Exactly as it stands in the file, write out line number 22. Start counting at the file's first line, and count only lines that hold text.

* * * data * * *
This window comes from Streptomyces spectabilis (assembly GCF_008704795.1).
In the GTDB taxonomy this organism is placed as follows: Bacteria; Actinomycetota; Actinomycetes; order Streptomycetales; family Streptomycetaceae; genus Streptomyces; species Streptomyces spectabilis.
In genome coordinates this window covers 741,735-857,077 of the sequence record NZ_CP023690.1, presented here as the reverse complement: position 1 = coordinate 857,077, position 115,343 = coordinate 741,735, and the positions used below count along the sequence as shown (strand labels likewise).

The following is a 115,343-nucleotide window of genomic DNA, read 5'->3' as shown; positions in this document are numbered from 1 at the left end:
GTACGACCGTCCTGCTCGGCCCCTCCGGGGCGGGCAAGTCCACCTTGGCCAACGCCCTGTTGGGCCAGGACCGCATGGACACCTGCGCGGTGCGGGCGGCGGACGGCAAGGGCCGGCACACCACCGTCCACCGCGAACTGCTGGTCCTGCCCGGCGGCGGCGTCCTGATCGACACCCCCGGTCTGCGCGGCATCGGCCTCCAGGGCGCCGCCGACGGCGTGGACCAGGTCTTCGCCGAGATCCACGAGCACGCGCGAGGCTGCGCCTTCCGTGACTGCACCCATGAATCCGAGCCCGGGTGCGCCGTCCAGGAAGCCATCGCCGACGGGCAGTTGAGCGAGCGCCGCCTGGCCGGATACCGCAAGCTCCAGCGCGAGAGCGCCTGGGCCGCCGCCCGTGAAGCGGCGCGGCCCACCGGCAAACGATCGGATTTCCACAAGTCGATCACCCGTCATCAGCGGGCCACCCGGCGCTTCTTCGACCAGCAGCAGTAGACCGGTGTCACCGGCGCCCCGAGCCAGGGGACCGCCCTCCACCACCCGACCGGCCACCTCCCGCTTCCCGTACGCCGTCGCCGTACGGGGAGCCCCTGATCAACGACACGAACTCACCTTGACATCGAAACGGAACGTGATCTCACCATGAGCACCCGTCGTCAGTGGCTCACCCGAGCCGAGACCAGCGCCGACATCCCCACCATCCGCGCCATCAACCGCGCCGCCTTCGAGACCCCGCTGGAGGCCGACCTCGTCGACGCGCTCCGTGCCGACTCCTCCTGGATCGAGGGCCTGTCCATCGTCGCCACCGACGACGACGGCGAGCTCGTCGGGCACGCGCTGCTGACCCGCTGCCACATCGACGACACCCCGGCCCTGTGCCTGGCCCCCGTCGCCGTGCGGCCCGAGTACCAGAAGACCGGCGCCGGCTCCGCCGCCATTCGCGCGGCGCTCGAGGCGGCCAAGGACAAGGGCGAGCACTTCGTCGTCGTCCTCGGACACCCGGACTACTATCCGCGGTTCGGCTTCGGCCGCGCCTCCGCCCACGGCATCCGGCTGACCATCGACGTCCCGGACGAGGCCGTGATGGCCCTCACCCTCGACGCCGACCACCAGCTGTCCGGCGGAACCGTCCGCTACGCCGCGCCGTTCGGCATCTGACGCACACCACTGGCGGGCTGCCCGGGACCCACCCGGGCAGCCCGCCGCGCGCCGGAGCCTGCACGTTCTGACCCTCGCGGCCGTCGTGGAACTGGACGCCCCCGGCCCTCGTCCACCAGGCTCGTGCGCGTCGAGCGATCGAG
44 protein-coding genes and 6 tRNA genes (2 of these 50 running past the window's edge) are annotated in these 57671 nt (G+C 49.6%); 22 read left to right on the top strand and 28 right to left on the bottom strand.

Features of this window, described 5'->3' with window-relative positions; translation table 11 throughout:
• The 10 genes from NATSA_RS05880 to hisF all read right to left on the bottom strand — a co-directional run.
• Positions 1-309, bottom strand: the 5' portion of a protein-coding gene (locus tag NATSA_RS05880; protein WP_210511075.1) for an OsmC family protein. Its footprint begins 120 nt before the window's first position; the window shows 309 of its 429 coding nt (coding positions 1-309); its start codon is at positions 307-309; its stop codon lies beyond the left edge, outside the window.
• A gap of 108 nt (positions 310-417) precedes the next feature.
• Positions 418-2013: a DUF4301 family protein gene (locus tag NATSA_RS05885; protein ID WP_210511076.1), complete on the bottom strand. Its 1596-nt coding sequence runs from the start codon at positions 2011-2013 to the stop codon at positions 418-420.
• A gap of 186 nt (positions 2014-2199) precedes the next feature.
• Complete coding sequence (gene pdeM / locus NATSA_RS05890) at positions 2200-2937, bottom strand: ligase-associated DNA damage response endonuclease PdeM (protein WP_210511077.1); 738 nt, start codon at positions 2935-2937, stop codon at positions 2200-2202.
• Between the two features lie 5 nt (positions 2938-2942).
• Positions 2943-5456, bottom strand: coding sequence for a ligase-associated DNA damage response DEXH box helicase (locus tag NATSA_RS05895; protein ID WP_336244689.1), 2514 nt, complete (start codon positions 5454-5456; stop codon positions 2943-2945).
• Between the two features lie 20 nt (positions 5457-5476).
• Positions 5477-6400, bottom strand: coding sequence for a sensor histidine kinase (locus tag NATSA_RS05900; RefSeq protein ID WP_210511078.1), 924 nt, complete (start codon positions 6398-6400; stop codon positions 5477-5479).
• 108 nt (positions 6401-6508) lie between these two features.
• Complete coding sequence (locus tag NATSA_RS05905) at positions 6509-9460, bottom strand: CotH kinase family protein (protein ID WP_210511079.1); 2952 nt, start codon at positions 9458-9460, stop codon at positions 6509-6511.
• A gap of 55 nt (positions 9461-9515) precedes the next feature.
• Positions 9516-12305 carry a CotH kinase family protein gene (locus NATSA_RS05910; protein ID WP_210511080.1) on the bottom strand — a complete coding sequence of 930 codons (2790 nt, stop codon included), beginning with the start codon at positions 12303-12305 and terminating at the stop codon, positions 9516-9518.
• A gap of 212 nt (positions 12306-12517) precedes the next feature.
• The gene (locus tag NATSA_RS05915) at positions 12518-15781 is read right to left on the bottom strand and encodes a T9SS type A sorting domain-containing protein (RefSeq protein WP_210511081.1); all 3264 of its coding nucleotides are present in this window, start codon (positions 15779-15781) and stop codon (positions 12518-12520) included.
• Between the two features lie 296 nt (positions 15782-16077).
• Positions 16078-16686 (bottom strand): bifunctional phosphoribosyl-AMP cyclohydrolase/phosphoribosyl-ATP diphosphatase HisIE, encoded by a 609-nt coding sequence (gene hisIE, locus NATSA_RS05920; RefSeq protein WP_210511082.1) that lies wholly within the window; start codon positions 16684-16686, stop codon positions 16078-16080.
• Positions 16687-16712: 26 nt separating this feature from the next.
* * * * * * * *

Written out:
• A gap of 212 nt (positions 12306-12517) precedes the next feature.